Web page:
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Children Of Darkness
Sure that he was divinely appointed, Nat Turner led fellow slaves in a bloody attempt to overthrow their masters
October 1973 | Volume 24, Issue 6
On November 1 one Thomas Gray, an elderly Jerusalem lawyer and slaveholder, came to interrogate Turner as he lay in his cell “clothed with rags and covered with chains.” In Gray’s opinion the public was anxious to learn the facts about the insurrection—for whites in Southampton could not fathom why their slaves would revolt. What Gray wanted was to take down and publish a confession from Turner that would tell the public the truth about why the rebellion had happened. It appears that Gray had already gathered a wealth of information about the outbreak from other prisoners, some of whom he had defended as a court-appointed counsel. Evidently he had also written unsigned newspaper accounts of the affair, reporting in one that whites had located Turner’s wife and lashed her until she surrendered his papers (remarkable papers, papers with hieroglyphics on them and sketches of the Crucifixion and the sun). According to Gray and to other sources as well, Turner over a period of three days gave him a voluntary and authentic confession about the genesis and execution of the revolt, recounting his religious visions in graphic detail and contending again that he was a prophet of Almighty God. “Do you not find yourself mistaken now?” Gray asked. Turner replied testily, “Was not Christ crucified?” Turner insisted that the uprising was local in origin but warned that other slaves might see signs and act as he had done. By the end of the confession Turner was in high spirits, perfectly “willing to suffer the fate that awaits me.” Although Gray considered him “a gloomy fanatic,” he thought Turner was one of the most articulate men he had ever met. And Turner could be frightening. When, in a burst of enthusiasm, he spoke of the killings and raised his manacled hands toward heaven, “I looked on him,” Gray said, “and my blood curdled in my veins.”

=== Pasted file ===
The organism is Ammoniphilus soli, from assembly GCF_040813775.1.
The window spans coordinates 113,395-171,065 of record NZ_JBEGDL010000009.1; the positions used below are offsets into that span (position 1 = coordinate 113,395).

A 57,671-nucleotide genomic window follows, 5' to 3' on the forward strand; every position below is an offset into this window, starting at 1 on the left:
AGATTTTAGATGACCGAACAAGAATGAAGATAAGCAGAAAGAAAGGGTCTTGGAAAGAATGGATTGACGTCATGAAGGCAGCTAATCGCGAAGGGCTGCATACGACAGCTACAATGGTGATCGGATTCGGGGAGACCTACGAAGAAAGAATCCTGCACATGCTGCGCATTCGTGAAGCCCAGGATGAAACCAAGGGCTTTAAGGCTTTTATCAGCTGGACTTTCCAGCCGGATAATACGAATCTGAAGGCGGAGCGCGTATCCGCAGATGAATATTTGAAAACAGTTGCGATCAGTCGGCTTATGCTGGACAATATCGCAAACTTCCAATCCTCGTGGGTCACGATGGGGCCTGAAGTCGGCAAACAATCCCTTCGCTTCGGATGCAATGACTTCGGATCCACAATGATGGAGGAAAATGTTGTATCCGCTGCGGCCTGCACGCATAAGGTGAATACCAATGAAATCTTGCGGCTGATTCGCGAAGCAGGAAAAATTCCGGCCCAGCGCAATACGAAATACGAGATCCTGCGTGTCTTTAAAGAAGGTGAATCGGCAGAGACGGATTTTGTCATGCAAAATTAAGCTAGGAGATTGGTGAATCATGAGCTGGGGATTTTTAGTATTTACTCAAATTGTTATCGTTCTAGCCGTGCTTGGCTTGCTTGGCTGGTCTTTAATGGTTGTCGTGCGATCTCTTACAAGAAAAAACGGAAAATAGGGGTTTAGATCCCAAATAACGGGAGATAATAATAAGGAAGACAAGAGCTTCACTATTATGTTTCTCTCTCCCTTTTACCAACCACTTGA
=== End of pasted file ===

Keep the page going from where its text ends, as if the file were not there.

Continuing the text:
On November 5, with William C. Parker acting as his counsel, Turner came to trial in Jerusalem. The court, of course, found him guilty of committing insurrection and sentenced him to hang. Turner, though, insisted that he was not guilty because he did not feel so. On November 11 he went to his death in resolute silence. In addition to Turner, the county court tried some forty-eight other Negroes on various charges of conspiracy, insurrection, and treason. In all, eighteen blacks—including one woman—were convicted and hanged. Ten others were convicted and “transported”—presumably out of the United States.
But the consequences of the Turner revolt did not end with public hangings in Jerusalem. For southern whites the uprising seemed a monstrous climax to a whole decade of ominous events, a decade of abominable tariffs and economic panics, of obstreperous antislavery activities, and of growing slave unrest and insurrection plots, beginning with the Denmark Vesey conspiracy in Charleston in 1822 and culminating now in the worst insurrection Southerners had ever known. Desperately needing to blame somebody besides themselves for Nat Turner, Southerners linked the revolt to some sinister Yankee-abolitionist plot to destroy their cherished way of life. Southern zealots declared that the antislavery movement, gathering momentum in the North throughout the 1820’s, had now burst into a full-blown crusade against the South. In January, 1831, William Lloyd Garrison had started publishing The Liberator in Boston, demanding in bold, strident language that the slaves be immediately and unconditionally emancipated. If Garrison’s rhetoric shocked Southerners, even more disturbing was the fact that about eight months after the appearance of The Liberator Nat Turner embarked on his bloody crusade—something southern politicians and newspapers refused to accept as mere coincidence. They charged that Garrison was behind the insurrection, that it was his “bloodthirsty” invective that had incited Turner to violence. Never mind that there was no evidence that Turner had ever heard of The Liberator; never mind that Garrison categorically denied any connection with the revolt, saying that he and his abolitionist followers were Christian pacifists who wanted to free the slaves through moral suasion. From 1831 on, northern abolitionism and slave rebellion were inextricably associated in the southern mind.